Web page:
Wojo and I did a Sunday morning show. It was natural that he took Rob’s place. That show just completely took off. It was very successful. The only downfall was we were on a station that was AM, 50,000 watts sunrise to sundown. Then during the winter, nobody could really hear us outside of a certain area. We did very well all things considered, small budget, no advertising. I’m very proud of that show. We did it for about 14 years probably. DFN started in July of ‘94 so Wojo and I probably started April or May of ‘95. We were fired along with 2,000 other people from Clear Channel the day Obama got inaugurated in ‘09.

BN: I got caught in that myself. I was doing radio in Fresno. I went to work like normal and got chopped that day too.

MS: Yeah, it was weird. We heard all the rumors but we never thought our show would get cut because it was very successful; it was the only thing that made money on that station. But they didn’t care. It’s corporate radio, corporate America.

BN: Do you love Springsteen more or does Rob love the Golden Girls more?

MS: Oh, I love Springsteen more. I’ve seen him 126 times. I used to have it in my contract where if he was within 750 miles of Detroit, I could take the day off and go. I didn’t abuse it but I used it. [Laughs]

BN: What has it been like for you personally and professionally following the passing of your former partner Jamie Samuelsen?

MS: Personally it really sucks because Jamie worked with us on DFN when it started in ‘94. He was doing updates. Then he did the afternoon show, and then the morning show. Just a great, great guy. A great friend and just a wonderful human being. Professionally, we did probably about three or four years together. He was great because he was smart, he was witty, he took control because I wander. He pretty much held me in check so to speak.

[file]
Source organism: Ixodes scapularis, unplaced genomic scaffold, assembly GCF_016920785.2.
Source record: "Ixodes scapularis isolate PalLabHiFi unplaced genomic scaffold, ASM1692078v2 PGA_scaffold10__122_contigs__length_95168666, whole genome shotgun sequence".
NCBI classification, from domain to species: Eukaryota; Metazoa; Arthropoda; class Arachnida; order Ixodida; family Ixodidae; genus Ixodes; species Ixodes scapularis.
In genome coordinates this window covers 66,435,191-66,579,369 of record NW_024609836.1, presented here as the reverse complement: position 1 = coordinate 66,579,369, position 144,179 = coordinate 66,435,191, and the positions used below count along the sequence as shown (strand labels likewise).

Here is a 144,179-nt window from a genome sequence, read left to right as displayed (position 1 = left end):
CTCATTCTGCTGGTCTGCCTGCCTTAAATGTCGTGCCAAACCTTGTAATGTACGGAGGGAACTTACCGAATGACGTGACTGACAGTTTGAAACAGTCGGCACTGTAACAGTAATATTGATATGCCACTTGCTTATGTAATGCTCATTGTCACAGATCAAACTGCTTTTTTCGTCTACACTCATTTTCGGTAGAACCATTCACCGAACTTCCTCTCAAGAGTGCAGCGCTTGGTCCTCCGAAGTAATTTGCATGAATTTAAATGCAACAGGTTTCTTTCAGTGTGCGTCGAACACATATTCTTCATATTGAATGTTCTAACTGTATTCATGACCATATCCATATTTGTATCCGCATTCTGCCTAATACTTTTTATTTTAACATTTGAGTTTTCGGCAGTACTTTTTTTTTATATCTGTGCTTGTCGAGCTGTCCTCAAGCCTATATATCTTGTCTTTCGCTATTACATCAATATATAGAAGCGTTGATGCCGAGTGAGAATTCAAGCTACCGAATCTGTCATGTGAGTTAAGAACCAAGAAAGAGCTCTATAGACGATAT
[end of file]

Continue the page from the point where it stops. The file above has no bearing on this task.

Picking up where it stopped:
Stoney's Tearful Tribute To Jamie: 'I Loved You'
Courtesy: Audacy

We had a really good thing going. We went from a show with my other buddy Bill McAllister that was maybe 60 percent sports; they wanted more sports so that’s why they brought Jamie along. We loved it. I love Jamie.

That whole experience was just brutal. He told us early on but he never let on that it was really bad. We knew he went to chemo a lot. But other than that he never showed it. He played tennis basically a month before he passed away. It wasn’t until the end that it got bad and he passed away at such a young age.

It’s horrible. But every day I walk in that studio, you see the little sign Jamie Samuelson Studio, and I think of him all the time. We’ve kind of regrouped. It was just weird between COVID and Jamie passing. The year really sucked. We’re pretty much back to normal now.

BN: What’s your new radio partner Jon Jansen like?

My new partner is somebody completely different. He’s a hunter, a fisherman, more of a man’s man. Played in the NFL for 10 years. All-American at Michigan and he’s a great guy too. That’s been different. If we care about ratings, they’ve been really, really good — even through COVID.

We both have improved in trying not to step on each other. That’s usually my fault more than his. He’s improved where sometimes he’ll take a topic and he’ll lead the topic, which before I used to do 100 percent of the time. He used to do a show for Sirius college football, ESPNU, Big Ten Network, I believe all that stuff, so he was very comfortable doing that.

BN: What was it like to see The Fan lose more and more local shows and then eventually go away?

MS: Well it was weird. When we were there obviously it sucked. It was like a college radio station because we started it from scratch. We didn’t have the teams. We could pretty much do whatever we wanted for the most part. We had a lot of fun. We still have fun, not as much as we used to.

Seeing DFN fail, most of it was sad. The people who were still there locally were all friends of ours so you hated to see them lose jobs. It made no sense. You just wanted to shove it up Clear Channel’s ass. If they just would have left things the way they were.

We actually tried to convince them to go to FM years ago before even 97.1 went from 1270 to FM years ago. Corporate there just wouldn’t listen. Our market manager was a great guy named Dave Pugh, Dan Patrick’s brother by the way, and they would never listen to him. They would never listen to us. They basically got what they deserved. My friends always talk about how I’m still bitter at hedge fund takeovers. I just think it’s awful.